A review conducted by the Crown Prosecution Service (CPS) has found that all prosecutions under the new Coronavirus Act were incorrectly charged. The ‘vast majority’ of those under the separate Health Protection Regulations were, however, correct.
According to the CPS, all 44 cases under the Coronavirus Act 2020 had been incorrectly charged because there was no evidence that they covered ‘potentially infectious’ people, as defined by Schedule 21 of the Act. 31 of those cases have now been withdrawn, and 13 returned to court to be relisted following convictions.
The CPS launched the review following a number of miscarriages of justice being highlighted in the press. It covered all 231 charges since the new coronavirus legislation was brought into force; of them, 228 had been by the police.
Gregor McGill, director of legal services at the CPS, said that it was right they apologised for the above mistakes, but that the rushed passing of the laws put ‘immense pressure on everyone involved’ and they were ‘all having to run to keep pace’. ‘Where mistakes were made it was usually because Welsh regulations were used in England or vice versa,’ he told a remote press conference last Friday.
The same sentiment was echoed by Martin Hewitt, chair of the National Police Chiefs’ Council. He said that the new body of legislation had ‘undoubtedly led to some confusion’ and that errors were indeed ‘inevitable’ when considering the context in which the law had been introduced. Hewitt added, however, that all parties had worked hard to manage the situation as effectively as possible ‘to keep the public safe’.
Of those prosecutions under the Health Protection (Coronavirus) Regulations 2020, which instead introduced a number of restrictions on movement and gatherings, 175 out of 187 were found to have been charged correctly. Seven of the twelve incorrect charges were withdrawn following the review, and five have been returned to court for the convictions to be re-opened and withdrawn.
McGill acknowledged that ‘the criminal justice system’ has been given ‘exceptional powers’ as a result of the coronavirus outbreak. He explained that ‘[i]n such a fast-moving and unprecedented situation, it is important there are safeguards to assist police and prosecutors in applying these laws correctly.’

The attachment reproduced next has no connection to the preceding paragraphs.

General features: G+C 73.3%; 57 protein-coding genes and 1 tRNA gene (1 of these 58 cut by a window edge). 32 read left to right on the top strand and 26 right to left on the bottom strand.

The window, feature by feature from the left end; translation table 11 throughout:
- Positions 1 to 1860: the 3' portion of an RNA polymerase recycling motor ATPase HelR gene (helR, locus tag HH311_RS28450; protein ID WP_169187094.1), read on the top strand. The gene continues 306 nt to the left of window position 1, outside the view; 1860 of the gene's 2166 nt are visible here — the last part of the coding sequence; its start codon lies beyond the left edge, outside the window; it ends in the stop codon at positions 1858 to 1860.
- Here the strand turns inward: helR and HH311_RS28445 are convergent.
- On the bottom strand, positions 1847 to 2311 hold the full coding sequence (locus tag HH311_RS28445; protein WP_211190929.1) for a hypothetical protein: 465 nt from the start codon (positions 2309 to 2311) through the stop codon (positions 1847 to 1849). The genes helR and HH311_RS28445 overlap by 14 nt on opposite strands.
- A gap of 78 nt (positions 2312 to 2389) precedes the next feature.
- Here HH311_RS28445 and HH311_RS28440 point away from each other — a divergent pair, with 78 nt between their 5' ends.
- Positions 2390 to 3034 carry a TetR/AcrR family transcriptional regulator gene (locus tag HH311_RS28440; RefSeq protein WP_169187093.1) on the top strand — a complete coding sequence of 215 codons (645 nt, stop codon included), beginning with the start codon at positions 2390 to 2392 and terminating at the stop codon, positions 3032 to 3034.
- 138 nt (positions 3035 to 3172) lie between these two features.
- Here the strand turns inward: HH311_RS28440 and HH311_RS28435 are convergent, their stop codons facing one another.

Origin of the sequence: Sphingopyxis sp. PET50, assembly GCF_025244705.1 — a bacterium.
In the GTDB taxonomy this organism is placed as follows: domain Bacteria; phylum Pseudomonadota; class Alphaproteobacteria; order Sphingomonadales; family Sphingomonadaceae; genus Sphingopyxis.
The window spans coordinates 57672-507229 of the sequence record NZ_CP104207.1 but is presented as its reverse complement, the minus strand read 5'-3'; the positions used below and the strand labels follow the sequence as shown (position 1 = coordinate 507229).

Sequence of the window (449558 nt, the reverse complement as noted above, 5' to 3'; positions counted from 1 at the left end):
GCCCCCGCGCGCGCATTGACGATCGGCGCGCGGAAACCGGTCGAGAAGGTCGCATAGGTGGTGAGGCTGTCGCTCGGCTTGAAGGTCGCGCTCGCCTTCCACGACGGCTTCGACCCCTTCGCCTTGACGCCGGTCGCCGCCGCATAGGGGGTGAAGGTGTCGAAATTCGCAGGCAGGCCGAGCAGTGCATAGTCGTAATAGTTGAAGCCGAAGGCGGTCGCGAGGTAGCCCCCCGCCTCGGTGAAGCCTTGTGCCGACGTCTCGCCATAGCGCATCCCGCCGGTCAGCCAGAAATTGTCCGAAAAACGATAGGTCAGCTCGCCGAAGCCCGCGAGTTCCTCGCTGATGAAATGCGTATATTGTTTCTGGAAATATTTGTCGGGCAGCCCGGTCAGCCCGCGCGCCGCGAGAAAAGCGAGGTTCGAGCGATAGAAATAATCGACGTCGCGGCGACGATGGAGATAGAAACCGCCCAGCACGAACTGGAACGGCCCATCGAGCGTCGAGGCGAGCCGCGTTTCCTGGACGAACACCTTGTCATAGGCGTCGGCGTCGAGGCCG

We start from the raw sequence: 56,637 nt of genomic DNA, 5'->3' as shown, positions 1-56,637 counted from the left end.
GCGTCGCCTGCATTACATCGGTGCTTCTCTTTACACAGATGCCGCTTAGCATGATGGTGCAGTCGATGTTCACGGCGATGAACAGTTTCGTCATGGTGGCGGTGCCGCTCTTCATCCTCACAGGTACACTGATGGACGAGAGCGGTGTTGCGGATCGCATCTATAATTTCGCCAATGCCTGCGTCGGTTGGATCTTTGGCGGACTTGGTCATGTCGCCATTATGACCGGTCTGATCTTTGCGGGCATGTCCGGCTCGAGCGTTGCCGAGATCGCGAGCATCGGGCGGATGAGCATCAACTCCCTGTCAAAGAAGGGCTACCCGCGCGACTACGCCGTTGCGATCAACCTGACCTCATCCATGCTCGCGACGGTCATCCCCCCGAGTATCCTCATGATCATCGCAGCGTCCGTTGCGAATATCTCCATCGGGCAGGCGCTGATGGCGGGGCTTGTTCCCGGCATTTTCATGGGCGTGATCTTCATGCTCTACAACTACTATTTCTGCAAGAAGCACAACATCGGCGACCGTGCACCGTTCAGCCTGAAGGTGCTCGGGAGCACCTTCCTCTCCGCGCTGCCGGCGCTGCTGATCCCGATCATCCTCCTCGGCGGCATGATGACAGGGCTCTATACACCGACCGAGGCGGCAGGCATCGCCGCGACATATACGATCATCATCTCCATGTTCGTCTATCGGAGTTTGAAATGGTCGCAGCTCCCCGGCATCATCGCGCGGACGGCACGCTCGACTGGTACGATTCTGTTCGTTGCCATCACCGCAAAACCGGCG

Officers have been given further guidance on the correct use of legislation and additional safeguards have been put in place since the review. These include an internal review conducted by a supervising lawyer at the CPS before any charge is called on in court. In answer to a question from The Independent, McGill said: ‘It’s not for the CPS to stop charging offences, it’s to make sure that it’s appropriate.’
‘I am confident the measures we have put in place will enhance the consistency of charging decisions across the country and ensure a fair criminal justice response for all as we adjust to these challenging times,’ he continued.
In addition to the above statistics, provisional data was released on Friday that showed how many fixed penalty notices had been issued since 27 March 2020. A total of 14,244 fixed penalty notices were recorded by forces in England and Wales, prior to the easing of lockdown measures in England last week. These figures were not included in the review carried out by the CPS, despite the fact that there is no route to appeal available to those who have been issued with a fine unless they refuse to pay and risk prosecution.
The differences between the powers contained within the Coronavirus Act and the Health Protection Regulations as enacted at the end of March are explained by Robert O’Sullivan and Dominic Lewis of 5 Paper Buildings (here).